Friday 27 November 2015
Machynlleth to Aberystwyth
7 miles (+ train)
Llwynygog Guest House
Rather unsurprisingly it was raining heavily when I emerged from The White Lion. The rain was coming in waves and I had decided not to walk the 15 miles back along the ridge line that separates the hills from the Dovey Valley; I wouldn’t see anything and it would take all day. Instead I had time to wander around Machynlleth again before catching the train along the valley to Borth.
I managed a quick look around the Parliament House, which is full of meeting rooms, and stopped at one of the bookshops to buy myself a historical Welsh novel.
Not far out of Machynlleth the train crossed the border into Ceredigion. Alighting from the train at Borth I was confronted by the brightest painted street of houses I’ve seen so far.
Borth was pretty much one long street next to a shingle beach, merged with Upper Borth on the rising cliff at the end of the beach.
Upon leaving the town I was on a beautiful cliff top path following the ups and downs. Waves of heavy rain were interspersed with lighter drizzle and the poor weather seemed to be keeping the wildlife quiet. There were some seagulls enjoying riding the updrafts and I was lucky enough to see a pair of Choughs. The path was muddy and slippery but manageable with my walking poles. Yet again they proved their value by keeping me upright.
Just North of Aberystwyth is Clarach Bay; apart from a couple of brick houses it’s a village of static caravans next to a lovely beach.
From here I could see Aberystwyth’s Castle ruins and memorial poking out between the cliffs.
Aberystwyth is bounded by two coastal hills: Constitution Hill to the North and Pendinas Fort to the South. I climbed Constitution Hill, the site of Aberystwyth’s Camera Obscura (which apparently has the largest camera obscura lens in the world). From the top of the hill I was afforded a great view of Aberystwyth on a gloomy, grey day. There are a few grand buildings on the sea front and of course the Castle and memorial.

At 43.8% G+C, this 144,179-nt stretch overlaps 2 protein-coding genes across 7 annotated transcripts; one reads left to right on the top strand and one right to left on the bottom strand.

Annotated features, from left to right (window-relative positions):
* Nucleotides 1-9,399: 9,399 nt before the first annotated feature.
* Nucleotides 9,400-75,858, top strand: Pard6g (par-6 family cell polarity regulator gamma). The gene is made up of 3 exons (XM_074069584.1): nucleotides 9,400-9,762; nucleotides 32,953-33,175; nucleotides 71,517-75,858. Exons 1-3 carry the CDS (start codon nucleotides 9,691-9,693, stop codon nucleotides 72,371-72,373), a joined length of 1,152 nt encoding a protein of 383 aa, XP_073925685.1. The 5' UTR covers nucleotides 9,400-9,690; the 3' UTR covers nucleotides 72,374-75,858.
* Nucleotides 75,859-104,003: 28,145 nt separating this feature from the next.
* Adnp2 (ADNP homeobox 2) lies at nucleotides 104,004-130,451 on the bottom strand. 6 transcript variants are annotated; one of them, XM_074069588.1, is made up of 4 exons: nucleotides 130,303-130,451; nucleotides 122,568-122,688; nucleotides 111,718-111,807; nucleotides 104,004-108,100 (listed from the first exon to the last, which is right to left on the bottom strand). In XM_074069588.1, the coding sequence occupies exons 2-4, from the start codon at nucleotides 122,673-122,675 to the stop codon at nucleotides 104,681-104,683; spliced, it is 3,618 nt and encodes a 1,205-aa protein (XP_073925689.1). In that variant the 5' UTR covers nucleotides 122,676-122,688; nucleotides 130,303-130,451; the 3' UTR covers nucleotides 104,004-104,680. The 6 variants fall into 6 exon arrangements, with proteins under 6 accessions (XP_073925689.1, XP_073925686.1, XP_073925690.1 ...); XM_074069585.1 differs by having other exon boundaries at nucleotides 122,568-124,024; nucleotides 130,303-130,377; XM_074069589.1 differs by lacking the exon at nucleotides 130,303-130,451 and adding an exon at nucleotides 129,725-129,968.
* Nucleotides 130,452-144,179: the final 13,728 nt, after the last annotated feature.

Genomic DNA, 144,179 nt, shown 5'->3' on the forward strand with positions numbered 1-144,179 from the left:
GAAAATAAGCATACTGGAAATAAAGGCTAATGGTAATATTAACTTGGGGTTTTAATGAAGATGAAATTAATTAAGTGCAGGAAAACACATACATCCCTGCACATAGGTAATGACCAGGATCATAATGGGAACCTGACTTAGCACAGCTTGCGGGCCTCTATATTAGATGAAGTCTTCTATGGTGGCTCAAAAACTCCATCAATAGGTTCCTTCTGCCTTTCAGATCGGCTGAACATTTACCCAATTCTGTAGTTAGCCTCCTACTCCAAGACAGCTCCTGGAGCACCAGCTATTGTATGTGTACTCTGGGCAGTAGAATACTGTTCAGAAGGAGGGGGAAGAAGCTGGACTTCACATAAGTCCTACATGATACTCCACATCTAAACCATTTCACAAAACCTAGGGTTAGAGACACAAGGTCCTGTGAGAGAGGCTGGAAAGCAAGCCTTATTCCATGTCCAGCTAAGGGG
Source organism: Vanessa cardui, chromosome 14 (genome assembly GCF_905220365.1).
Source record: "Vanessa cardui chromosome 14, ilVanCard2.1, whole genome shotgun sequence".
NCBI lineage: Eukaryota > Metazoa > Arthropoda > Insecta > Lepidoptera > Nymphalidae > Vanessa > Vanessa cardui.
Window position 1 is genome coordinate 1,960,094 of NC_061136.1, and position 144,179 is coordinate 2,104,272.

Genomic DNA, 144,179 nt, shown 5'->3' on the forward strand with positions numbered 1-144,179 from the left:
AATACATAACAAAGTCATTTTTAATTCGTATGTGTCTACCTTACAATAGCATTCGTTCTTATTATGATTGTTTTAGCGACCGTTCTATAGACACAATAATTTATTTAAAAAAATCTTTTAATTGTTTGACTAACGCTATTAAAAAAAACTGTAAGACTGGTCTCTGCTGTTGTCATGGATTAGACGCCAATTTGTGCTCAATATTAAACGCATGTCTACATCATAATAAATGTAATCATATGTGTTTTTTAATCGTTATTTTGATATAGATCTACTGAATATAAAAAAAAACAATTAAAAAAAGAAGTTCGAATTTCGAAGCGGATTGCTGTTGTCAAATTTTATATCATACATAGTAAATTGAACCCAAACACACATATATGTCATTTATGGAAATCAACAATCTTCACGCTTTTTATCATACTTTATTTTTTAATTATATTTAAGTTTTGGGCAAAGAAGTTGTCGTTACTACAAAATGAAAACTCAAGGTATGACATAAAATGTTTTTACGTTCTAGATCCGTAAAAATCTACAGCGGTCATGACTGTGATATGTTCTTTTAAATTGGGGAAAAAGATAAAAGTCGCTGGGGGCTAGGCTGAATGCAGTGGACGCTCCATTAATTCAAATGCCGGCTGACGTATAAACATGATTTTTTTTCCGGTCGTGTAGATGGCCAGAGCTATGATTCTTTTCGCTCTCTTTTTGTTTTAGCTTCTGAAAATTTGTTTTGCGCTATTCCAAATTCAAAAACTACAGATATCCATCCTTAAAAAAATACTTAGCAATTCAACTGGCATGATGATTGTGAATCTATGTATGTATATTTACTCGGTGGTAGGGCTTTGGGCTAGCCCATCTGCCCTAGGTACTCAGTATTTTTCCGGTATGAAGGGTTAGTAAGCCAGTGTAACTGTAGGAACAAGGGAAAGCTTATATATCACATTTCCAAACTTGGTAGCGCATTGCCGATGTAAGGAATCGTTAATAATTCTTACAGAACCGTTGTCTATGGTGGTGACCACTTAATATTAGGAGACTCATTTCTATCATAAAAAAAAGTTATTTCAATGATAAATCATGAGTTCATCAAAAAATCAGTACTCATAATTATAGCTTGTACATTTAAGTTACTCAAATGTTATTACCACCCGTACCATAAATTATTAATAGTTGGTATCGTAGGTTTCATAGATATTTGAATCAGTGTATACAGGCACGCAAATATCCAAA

I walked down the steep hill next to the cliff railway (not running today) and found myself at the Northern end of the 1.5 mile long promenade. According to local tradition one should “kick the bar” after walking the length of the promenade.
Aberystwyth has been referred to as the ‘Brighton of Wales’ since at least 1797, and it did remind me of Brighton. It came to prominence as a mid-Wales seaside resort in the 19th Century with a pleasure garden, assembly rooms, a pavilion, a pier, theatres, concert halls, a cliff railway and even a bathhouse containing heated sea water!
Aberystwyth is also a university town and has a long educational history. The National University of Wales was opened in the former Castle Hotel in 1872; it had 3 staff and 26 male students. Women were admitted from 1884.
In the pouring rain I checked into my low grade B&B, dumped my rucksack and headed straight out. I spent an hour or so mooching around the Ceredigion Museum. There was an incredible moment when the wind suddenly picked up and swept violently onshore carrying an incredibly heavy burst of rain. It was such a loud and violent act that I headed straight for the nearest window to see what was happening.
Today was the day of Aberystwyth’s Christmas lights switch-on. And the weather was terrible. I headed into the town centre to watch the festivities and it was a sorry sight. At 5pm the party was meant to be in full swing but the pouring rain meant the stalls didn’t have many customers and the choirs on the stage didn’t have many spectators.
The big Christmas tree was being violently blown about and anything not tied down was soon flying about (including part of the stage covering). Fortunately, although the wind was getting stronger, the rain did eventually die off about 5 minutes before the lantern parade. I partook of the free mulled wine and mince pies on offer and watched the children file past with their lanterns, accompanied by the Aberystwyth Brass Band.
The Mayor switched the lights on (they didn’t know I was going to be in town) and then everyone (who could speak the local language) sang a few carols in Welsh.
It had been a good day but the weather was deteriorating rapidly. I was supposed to be meeting up with Greg from my local pub to walk the next couple of days but unless the forecast was to change it was likely to be too dangerous to walk the exposed coastline safely.